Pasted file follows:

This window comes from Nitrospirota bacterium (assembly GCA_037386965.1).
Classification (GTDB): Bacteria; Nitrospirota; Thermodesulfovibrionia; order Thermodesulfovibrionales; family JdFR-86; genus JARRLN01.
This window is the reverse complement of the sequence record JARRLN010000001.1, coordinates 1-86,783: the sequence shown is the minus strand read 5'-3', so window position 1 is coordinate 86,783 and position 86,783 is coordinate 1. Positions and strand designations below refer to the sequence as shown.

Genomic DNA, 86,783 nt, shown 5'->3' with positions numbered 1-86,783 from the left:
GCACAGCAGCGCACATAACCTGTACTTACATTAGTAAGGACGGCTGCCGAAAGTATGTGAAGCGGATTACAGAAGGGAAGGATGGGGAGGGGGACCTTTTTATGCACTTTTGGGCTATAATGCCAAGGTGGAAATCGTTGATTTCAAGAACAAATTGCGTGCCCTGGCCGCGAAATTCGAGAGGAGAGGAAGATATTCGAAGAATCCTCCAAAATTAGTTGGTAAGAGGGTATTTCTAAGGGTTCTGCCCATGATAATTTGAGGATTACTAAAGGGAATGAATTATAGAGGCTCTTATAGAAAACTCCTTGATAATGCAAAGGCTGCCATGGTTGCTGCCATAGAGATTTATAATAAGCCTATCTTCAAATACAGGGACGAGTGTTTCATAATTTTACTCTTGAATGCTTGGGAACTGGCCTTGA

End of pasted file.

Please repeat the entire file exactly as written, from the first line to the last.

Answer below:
This window comes from Nitrospirota bacterium (assembly GCA_037386965.1).
Classification (GTDB): Bacteria; Nitrospirota; Thermodesulfovibrionia; order Thermodesulfovibrionales; family JdFR-86; genus JARRLN01.
This window is the reverse complement of the sequence record JARRLN010000001.1, coordinates 1-86,783: the sequence shown is the minus strand read 5'-3', so window position 1 is coordinate 86,783 and position 86,783 is coordinate 1. Positions and strand designations below refer to the sequence as shown.

Genomic DNA, 86,783 nt, shown 5'->3' with positions numbered 1-86,783 from the left:
GCACAGCAGCGCACATAACCTGTACTTACATTAGTAAGGACGGCTGCCGAAAGTATGTGAAGCGGATTACAGAAGGGAAGGATGGGGAGGGGGACCTTTTTATGCACTTTTGGGCTATAATGCCAAGGTGGAAATCGTTGATTTCAAGAACAAATTGCGTGCCCTGGCCGCGAAATTCGAGAGGAGAGGAAGATATTCGAAGAATCCTCCAAAATTAGTTGGTAAGAGGGTATTTCTAAGGGTTCTGCCCATGATAATTTGAGGATTACTAAAGGGAATGAATTATAGAGGCTCTTATAGAAAACTCCTTGATAATGCAAAGGCTGCCATGGTTGCTGCCATAGAGATTTATAATAAGCCTATCTTCAAATACAGGGACGAGTGTTTCATAATTTTACTCTTGAATGCTTGGGAACTGGCCTTGA